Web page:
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If I have a function like this:

function foo()
{
    //...
    return false;
}

I can call it like this:

<a href="#" onClick="foo()">Run Foo</a>

However, in all browsers, this puts an # in the URL which I do not want.

So instead I do this:

<a href="javascript:foo()">Run Foo</a>

Which works fine in chrome but in IE it loads a page containing the string false.

Whats the best practice here?

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2 Answers 2

up vote 3 down vote accepted

You don't need the javascript: protocol.

<a href="#" onclick="foo(); return false">Run Foo</a>

is all you need.

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I se no reason for this to have been down-voted. +1 –  Richard JP Le Guen Aug 26 '10 at 19:13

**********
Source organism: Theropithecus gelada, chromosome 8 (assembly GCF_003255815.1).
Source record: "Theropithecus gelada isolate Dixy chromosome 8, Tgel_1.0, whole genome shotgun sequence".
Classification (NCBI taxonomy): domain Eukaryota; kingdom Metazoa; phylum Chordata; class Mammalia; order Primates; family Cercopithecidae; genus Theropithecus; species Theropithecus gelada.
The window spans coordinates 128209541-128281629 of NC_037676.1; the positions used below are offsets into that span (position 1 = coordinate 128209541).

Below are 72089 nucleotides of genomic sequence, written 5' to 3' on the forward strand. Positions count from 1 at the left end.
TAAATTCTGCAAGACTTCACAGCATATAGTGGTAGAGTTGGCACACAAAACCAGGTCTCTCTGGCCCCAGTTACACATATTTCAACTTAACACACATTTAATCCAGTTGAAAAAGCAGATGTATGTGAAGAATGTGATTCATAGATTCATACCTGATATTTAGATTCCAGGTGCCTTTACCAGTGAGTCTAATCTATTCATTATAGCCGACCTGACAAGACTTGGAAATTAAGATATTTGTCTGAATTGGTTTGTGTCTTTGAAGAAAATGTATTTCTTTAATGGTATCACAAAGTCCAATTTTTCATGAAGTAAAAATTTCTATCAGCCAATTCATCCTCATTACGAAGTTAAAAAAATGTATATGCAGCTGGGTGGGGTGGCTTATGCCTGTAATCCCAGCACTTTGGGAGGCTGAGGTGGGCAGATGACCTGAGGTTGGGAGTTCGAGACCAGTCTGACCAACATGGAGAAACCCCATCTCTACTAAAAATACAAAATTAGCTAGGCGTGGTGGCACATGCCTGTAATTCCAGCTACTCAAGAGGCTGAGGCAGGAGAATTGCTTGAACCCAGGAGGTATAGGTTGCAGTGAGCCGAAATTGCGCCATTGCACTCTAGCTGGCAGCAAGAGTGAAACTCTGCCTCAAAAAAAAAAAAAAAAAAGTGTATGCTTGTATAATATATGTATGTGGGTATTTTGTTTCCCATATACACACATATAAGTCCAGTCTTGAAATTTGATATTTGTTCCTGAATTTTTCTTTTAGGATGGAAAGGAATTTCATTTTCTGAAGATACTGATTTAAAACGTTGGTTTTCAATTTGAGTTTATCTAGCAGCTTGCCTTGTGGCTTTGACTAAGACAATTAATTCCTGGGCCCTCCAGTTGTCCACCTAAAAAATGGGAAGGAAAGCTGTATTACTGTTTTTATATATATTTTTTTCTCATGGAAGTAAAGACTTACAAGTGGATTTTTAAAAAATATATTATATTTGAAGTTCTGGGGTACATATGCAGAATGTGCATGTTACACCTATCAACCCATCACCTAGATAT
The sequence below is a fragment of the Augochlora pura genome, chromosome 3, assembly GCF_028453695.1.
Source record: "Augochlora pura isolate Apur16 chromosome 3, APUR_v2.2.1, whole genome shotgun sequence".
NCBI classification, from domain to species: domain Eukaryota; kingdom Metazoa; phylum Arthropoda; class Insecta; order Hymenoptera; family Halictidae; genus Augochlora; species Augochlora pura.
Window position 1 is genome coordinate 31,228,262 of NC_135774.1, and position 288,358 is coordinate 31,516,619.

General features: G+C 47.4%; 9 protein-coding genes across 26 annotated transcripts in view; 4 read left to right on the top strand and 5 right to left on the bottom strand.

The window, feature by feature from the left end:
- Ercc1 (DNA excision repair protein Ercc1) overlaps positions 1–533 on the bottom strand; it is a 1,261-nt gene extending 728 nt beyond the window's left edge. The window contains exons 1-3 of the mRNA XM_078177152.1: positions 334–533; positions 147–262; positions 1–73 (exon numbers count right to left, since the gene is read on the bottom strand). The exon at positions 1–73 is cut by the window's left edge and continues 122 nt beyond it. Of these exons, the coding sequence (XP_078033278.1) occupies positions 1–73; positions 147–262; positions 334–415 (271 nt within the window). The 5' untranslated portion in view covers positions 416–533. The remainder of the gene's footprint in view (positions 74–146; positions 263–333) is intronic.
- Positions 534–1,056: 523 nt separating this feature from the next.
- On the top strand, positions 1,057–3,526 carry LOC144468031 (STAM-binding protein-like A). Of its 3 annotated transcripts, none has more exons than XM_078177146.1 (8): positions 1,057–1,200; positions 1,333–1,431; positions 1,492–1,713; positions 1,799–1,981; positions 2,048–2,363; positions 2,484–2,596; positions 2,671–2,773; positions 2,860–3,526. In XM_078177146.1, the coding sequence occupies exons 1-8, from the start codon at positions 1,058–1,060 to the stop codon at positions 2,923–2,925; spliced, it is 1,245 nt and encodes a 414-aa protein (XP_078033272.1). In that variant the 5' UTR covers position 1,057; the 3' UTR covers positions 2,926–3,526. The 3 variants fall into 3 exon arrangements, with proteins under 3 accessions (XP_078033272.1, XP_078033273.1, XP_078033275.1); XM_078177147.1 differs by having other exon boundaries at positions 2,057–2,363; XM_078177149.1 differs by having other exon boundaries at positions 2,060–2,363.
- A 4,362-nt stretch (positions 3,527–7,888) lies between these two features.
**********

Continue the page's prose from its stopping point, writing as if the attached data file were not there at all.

it seems like someone just blanket down-voted every answer. –  JD Isaacks Aug 26 '10 at 19:14

Like @wrumbsy says...

You don't need the javascript: protocol.

<a href="#" onclick="foo(); return false">Run Foo</a>

... but this means you don't need an anchor <a> either. Only use anchors for hyperlinks; not for JS-enhanced interactivity.

A span will work just as well, with cursor:pointer; CSS property:

<span style="cursor:pointer;" onclick="foo(); return false">Run Foo</span>
share|improve this answer
    
But doesn't Google treat anchors differently then spans? –  JD Isaacks Aug 26 '10 at 19:27
    
How so? I'd say, yes, Google does, but that's exactly why you wouldn't want to use an anchor. –  Richard JP Le Guen Aug 26 '10 at 19:36
    
@John Isaacks - ... but it's less relevant for SEO and more relevant to accessibility. –  Richard JP Le Guen Aug 26 '10 at 19:42
    
Ahh, gotcha. Thanks. –  JD Isaacks Aug 26 '10 at 19:49

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